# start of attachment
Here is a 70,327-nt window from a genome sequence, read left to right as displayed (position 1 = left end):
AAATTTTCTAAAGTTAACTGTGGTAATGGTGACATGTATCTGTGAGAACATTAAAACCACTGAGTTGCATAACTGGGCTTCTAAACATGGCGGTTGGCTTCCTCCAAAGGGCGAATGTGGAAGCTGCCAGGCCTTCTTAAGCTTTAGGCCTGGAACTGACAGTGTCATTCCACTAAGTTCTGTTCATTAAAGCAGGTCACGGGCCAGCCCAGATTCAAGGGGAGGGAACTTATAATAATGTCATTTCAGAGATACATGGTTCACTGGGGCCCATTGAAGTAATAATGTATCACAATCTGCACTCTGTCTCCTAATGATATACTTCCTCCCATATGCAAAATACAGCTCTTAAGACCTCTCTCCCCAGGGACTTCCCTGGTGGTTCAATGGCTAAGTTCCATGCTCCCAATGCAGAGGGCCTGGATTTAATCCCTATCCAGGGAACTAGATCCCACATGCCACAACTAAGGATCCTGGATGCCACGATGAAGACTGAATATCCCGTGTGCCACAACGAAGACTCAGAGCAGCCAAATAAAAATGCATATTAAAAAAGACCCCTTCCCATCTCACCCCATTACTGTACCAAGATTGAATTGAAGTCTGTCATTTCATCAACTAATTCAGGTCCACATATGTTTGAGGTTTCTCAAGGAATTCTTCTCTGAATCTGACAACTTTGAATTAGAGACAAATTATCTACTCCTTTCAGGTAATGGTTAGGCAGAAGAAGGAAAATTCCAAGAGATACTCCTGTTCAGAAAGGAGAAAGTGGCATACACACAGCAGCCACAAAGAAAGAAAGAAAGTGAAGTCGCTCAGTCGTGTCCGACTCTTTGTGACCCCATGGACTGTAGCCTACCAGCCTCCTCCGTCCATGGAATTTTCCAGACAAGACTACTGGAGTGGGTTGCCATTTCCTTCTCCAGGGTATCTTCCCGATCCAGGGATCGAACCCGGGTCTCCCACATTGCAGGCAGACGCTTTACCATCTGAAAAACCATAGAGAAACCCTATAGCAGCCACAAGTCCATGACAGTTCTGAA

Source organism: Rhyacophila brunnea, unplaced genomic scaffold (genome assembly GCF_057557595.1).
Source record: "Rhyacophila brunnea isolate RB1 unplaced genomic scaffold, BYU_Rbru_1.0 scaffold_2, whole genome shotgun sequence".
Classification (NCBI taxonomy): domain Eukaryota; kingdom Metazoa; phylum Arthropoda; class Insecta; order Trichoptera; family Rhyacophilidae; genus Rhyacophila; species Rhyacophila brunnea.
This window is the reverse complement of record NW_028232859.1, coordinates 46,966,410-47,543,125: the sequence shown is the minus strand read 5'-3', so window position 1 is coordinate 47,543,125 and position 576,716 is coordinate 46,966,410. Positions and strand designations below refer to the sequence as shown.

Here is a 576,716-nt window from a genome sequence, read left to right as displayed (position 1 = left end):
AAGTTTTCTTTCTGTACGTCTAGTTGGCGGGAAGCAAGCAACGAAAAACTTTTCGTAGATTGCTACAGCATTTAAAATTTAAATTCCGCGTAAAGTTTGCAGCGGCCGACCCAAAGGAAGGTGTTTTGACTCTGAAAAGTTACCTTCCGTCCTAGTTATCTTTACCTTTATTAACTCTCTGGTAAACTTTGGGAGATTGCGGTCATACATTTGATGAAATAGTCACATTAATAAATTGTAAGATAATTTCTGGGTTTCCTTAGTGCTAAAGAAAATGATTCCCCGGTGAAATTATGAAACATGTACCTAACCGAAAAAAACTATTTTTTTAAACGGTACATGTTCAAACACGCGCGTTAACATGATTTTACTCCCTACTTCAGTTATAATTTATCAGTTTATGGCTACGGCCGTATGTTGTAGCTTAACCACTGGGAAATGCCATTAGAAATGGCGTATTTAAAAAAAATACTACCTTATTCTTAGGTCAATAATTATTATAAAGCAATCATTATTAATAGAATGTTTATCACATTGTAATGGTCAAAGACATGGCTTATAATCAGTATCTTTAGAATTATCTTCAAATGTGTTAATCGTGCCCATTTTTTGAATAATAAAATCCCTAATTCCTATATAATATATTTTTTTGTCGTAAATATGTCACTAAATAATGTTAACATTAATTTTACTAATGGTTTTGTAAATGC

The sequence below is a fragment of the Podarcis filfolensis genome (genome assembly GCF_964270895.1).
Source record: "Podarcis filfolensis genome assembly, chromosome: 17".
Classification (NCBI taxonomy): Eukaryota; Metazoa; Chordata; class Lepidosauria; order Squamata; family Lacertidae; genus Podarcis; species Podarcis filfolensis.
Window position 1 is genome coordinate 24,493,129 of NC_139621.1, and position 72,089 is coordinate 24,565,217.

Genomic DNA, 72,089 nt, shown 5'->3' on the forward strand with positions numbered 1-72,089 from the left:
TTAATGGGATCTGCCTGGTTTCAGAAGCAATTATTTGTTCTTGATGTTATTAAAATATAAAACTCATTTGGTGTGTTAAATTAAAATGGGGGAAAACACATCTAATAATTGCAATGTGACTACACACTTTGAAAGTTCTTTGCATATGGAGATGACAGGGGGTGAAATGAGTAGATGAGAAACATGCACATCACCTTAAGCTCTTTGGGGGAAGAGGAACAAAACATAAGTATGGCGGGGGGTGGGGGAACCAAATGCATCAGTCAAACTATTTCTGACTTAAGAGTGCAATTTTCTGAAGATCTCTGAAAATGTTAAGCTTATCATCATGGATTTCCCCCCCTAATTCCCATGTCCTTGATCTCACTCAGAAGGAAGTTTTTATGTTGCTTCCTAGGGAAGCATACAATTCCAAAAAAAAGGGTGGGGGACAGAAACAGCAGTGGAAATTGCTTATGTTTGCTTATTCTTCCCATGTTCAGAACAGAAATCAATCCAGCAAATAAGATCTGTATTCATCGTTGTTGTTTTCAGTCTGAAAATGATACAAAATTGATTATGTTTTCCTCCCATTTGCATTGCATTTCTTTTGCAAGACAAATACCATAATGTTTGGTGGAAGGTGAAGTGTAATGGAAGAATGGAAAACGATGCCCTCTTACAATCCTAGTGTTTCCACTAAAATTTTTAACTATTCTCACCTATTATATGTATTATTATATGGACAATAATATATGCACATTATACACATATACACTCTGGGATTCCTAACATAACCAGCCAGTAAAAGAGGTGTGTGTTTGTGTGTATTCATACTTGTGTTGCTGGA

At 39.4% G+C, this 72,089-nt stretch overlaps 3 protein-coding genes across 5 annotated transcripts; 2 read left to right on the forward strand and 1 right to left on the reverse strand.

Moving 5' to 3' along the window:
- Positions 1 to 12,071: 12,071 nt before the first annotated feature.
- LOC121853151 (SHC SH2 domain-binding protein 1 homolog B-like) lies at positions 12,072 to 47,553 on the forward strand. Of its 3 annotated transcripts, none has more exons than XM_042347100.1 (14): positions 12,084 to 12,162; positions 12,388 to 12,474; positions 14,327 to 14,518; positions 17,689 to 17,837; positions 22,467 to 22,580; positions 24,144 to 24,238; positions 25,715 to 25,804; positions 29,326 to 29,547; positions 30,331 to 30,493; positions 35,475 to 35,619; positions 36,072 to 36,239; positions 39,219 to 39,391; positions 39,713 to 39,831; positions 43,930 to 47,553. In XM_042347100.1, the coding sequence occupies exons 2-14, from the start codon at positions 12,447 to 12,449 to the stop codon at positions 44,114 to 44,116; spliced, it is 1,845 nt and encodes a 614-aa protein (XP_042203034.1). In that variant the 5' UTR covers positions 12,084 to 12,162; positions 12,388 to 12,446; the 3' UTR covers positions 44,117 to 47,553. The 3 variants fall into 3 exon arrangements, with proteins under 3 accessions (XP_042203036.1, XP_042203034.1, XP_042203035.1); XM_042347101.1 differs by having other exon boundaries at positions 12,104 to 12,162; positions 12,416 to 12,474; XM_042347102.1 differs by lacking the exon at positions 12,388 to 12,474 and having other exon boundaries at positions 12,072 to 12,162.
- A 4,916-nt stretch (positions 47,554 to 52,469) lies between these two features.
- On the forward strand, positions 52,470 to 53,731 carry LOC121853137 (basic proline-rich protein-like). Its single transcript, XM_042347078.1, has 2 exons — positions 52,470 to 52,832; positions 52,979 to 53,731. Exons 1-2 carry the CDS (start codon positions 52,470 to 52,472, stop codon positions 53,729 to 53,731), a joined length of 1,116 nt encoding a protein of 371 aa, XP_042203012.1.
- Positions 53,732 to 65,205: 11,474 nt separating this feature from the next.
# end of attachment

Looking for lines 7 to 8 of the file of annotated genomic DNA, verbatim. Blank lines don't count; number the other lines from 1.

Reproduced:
Here is a 576,716-nt window from a genome sequence, read left to right as displayed (position 1 = left end):
AAGTTTTCTTTCTGTACGTCTAGTTGGCGGGAAGCAAGCAACGAAAAACTTTTCGTAGATTGCTACAGCATTTAAAATTTAAATTCCGCGTAAAGTTTGCAGCGGCCGACCCAAAGGAAGGTGTTTTGACTCTGAAAAGTTACCTTCCGTCCTAGTTATCTTTACCTTTATTAACTCTCTGGTAAACTTTGGGAGATTGCGGTCATACATTTGATGAAATAGTCACATTAATAAATTGTAAGATAATTTCTGGGTTTCCTTAGTGCTAAAGAAAATGATTCCCCGGTGAAATTATGAAACATGTACCTAACCGAAAAAAACTATTTTTTTAAACGGTACATGTTCAAACACGCGCGTTAACATGATTTTACTCCCTACTTCAGTTATAATTTATCAGTTTATGGCTACGGCCGTATGTTGTAGCTTAACCACTGGGAAATGCCATTAGAAATGGCGTATTTAAAAAAAATACTACCTTATTCTTAGGTCAATAATTATTATAAAGCAATCATTATTAATAGAATGTTTATCACATTGTAATGGTCAAAGACATGGCTTATAATCAGTATCTTTAGAATTATCTTCAAATGTGTTAATCGTGCCCATTTTTTGAATAATAAAATCCCTAATTCCTATATAATATATTTTTTTGTCGTAAATATGTCACTAAATAATGTTAACATTAATTTTACTAATGGTTTTGTAAATGC